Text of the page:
Private Loans:

Financial Institutions also provide loans to students. They generally carry higher interest rates than government loans. The applicant also has to meet a certain level of credit-worthiness on these loans.  An applicant should understand how they qualify for these funds. Understand that as additional debt is added it has an effect upon future creditworthiness.  Private lenders will watch this and if the criteria is not met additional loans may be refused.

In the table below, three different payment scenarios are presented with varied inputs for student and parent contributions to the Net Cost of Attendance.  Borrowed Funds make up the difference.

There are ratios presented for Borrowed Funds versus the Net Cost of Attendance (NCOA) and for Borrowed Funds versus Cash, Grants and Scholarships (money that doesn’t have a cost attached).

In the first scenario, the ratio for Borrowed Funds to the NCOA is 45% and the ratio of Borrowed Funds to Cash, Grants and Scholarships is 28%. Examine what happens when a small change is made in the student contribution in Scenario 2.  The Borrowed Funds versus the Cost of Attendance rises to 61% and the Borrowed Funds are now greater than the Student and Parent contributions.  Scenario 3 makes another adjustment to the Parent contribution and the ratios jump to 76% and 58% respectively. 

While each individual has a unique financial situation, these ratios help to identify potential problems.  Borrowed Funds/NCOA above the 50% level is a warning that the current approach to college costs has an increased financial risk. This is due to the tendency of college costs to rise annually and Borrowed Funds will tend to be used as Contributions have to be earned by either the student or the parent.  If the Borrowed Funds/Cash, Grants and Scholarships is greater than 50% the potential for problems with continued borrowing for loans and potential issues with the required repayment of those loan balances is increased.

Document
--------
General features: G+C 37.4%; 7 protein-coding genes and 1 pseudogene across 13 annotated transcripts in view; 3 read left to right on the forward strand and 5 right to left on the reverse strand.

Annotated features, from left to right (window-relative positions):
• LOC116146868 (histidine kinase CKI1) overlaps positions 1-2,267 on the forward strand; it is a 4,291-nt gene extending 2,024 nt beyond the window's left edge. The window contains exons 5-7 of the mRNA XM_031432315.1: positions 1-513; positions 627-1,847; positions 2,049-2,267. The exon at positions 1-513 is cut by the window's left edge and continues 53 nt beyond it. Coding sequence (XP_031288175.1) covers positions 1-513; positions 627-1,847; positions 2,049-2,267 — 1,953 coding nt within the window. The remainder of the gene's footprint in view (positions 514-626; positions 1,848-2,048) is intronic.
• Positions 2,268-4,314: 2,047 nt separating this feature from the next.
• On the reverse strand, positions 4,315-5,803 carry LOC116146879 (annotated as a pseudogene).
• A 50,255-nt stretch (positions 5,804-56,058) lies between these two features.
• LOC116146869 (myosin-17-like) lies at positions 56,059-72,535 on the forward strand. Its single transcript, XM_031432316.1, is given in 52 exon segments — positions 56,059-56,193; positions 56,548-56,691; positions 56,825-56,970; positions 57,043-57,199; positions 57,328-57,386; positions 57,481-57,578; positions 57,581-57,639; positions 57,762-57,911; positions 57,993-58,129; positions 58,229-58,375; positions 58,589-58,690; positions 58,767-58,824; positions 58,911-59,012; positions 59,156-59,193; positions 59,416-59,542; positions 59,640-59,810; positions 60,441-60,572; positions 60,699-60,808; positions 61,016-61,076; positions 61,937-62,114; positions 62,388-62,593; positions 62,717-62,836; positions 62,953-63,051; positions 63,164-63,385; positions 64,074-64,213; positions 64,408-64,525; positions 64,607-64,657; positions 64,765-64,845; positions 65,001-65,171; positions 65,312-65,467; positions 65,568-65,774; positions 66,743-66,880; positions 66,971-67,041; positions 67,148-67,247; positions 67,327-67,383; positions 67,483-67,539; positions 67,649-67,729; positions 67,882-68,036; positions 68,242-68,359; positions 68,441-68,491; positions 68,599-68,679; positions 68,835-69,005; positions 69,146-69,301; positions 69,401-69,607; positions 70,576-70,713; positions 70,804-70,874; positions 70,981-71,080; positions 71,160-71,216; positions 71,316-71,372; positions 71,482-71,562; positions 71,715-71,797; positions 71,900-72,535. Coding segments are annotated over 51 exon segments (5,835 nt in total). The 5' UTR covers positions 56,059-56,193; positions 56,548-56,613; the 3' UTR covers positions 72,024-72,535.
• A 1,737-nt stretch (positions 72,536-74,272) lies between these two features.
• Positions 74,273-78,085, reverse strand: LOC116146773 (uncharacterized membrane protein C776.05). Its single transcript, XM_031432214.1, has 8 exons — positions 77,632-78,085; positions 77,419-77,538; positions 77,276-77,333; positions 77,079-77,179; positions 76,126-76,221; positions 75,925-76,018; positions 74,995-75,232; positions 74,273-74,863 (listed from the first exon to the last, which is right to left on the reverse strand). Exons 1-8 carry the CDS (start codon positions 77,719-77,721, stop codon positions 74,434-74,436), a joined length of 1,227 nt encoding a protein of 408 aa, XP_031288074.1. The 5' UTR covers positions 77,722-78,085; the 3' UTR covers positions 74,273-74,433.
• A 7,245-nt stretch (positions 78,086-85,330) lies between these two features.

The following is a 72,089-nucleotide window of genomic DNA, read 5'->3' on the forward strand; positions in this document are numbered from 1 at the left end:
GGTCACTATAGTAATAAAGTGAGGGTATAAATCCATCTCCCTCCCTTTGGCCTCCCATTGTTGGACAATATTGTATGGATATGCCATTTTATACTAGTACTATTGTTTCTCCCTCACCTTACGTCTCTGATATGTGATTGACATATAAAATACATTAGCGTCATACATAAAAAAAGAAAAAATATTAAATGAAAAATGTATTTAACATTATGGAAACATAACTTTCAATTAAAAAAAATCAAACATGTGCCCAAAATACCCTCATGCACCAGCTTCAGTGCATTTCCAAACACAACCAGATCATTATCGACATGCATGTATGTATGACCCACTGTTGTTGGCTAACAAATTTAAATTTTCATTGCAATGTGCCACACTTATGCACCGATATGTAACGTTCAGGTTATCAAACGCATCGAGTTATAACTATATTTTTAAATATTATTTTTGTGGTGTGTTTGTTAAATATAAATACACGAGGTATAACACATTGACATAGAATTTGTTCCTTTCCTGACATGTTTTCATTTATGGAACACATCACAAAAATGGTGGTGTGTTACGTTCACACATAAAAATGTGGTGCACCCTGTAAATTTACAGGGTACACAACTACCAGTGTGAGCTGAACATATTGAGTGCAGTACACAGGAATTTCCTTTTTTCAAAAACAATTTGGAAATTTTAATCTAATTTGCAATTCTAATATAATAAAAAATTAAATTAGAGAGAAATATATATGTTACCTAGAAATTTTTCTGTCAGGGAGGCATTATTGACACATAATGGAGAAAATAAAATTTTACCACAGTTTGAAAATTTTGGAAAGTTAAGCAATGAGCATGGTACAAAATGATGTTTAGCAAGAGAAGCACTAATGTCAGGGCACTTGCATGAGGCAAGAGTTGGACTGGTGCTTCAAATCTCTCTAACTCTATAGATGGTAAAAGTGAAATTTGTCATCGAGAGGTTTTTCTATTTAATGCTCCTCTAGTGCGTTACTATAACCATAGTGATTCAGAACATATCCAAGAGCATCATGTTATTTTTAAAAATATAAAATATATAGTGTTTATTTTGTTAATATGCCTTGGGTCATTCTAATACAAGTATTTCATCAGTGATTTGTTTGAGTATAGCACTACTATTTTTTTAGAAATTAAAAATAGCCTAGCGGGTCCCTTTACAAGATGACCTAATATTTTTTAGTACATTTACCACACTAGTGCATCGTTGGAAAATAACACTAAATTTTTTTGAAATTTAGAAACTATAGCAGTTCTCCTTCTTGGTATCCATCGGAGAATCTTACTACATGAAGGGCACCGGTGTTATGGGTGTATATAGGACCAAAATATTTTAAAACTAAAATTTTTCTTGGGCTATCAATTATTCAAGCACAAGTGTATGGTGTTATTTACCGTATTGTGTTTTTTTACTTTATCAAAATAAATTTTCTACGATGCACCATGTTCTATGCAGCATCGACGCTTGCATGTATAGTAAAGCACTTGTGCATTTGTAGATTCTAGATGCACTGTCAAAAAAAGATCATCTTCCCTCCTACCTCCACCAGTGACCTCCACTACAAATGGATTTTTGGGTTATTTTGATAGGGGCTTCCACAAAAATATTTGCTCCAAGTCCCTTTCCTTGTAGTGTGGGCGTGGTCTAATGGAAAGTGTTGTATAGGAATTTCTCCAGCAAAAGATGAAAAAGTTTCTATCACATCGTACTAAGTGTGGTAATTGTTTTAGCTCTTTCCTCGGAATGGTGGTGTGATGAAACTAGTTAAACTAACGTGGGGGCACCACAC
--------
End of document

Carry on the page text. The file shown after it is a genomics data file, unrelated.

Suffice to say that both students and parents need to get familiar with the various loan programs and understand what is offered in the financial aid package.  At the end of this article are links to the U.S. Department of Education website and others that provide additional details on various loan programs.

With the various pieces in place, look at how costs are covered for the coming year. If borrowed funds are more than 50% of the net cost of attendance, both students and parents should seriously reassess the situation. Is another school choice offering a better package? Talk to the college and ask about possible adjustments (they sent an acceptance, they want students to attend and they have options as not all students accept which may free up a scholarship or two). There is no harm in asking.

Look at the cost of college for the duration of attendance. A 4-year college program requires an assessment of costs and how it will be covered each year.  College costs generally go up each year and the increases have generally exceeded the rate of inflation.  Additionally, state governments which provide funds to public universities have been reducing their support, placing more of the financial cost on the students.  In other words, don’t expect the cost of college to be the same each year of attendance.

A Final Word on the Cost of Attendance:

Nationally, the average college student takes 6 years to graduate from a 4-year college program. The biggest issue here is related to the student switching their major focus (going from Political Science to Biology).  Now that is not necessarily bad but the effect is that you are essentially getting a degree at 150% of the cost of a student that completes in 4 years.  Every decision has benefits and costs. Some universities have been introducing 3-year degree programs that allow students to complete the same degree in a shorter time.  This has significant advantages for the student that knows what they intend to study and is focused on that degree.